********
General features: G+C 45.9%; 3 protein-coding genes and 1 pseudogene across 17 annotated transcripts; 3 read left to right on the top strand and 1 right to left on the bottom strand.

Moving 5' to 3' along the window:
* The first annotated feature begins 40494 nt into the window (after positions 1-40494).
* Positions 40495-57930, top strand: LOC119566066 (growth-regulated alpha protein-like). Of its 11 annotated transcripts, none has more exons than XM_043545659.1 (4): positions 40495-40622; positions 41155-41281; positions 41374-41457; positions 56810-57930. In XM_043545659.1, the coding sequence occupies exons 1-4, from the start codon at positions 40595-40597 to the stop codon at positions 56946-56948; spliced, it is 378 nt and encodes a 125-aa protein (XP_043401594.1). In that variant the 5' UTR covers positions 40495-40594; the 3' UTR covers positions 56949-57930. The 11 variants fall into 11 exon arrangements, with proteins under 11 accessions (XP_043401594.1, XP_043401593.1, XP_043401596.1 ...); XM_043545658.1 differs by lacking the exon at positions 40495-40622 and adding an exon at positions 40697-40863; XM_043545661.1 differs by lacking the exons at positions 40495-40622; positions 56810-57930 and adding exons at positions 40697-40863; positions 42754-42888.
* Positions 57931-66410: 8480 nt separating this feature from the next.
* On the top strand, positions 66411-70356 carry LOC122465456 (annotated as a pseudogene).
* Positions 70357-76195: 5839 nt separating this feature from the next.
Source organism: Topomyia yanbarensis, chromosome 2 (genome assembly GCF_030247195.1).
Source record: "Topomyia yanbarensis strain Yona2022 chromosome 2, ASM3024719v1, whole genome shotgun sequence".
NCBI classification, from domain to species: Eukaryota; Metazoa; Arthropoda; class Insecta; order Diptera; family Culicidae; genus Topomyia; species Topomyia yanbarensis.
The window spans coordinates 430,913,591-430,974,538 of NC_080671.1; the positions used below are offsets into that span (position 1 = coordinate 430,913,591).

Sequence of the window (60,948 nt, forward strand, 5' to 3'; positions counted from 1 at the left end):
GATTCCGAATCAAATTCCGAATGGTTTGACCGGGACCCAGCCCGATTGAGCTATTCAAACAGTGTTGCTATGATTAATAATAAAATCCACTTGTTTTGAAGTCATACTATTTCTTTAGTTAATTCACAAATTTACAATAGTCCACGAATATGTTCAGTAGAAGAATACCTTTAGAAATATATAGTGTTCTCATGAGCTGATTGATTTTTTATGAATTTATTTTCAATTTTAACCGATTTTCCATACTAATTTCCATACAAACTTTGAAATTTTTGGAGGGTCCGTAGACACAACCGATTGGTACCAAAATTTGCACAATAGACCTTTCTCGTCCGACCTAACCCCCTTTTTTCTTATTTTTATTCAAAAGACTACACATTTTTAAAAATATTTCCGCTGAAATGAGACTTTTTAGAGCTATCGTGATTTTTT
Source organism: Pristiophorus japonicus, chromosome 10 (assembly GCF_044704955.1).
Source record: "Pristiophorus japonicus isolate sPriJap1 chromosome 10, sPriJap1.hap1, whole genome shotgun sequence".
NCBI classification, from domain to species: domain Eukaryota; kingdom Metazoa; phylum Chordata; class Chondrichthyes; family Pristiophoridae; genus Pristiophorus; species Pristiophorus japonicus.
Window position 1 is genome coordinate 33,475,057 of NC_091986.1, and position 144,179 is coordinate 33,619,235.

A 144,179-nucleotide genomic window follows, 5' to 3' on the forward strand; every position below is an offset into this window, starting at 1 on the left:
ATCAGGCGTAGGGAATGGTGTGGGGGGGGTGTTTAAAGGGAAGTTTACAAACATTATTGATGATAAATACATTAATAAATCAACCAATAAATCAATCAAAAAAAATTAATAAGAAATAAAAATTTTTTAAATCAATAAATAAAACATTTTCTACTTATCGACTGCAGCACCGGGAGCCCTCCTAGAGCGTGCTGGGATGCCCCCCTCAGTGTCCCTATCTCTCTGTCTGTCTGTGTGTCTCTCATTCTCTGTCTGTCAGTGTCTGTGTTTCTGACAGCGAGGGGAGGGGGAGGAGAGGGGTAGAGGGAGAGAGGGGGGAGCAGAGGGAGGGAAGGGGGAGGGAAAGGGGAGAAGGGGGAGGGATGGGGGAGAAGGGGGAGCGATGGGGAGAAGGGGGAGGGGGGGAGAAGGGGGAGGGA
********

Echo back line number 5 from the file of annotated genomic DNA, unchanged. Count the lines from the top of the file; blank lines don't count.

* Positions 57931-66410: 8480 nt separating this feature from the next.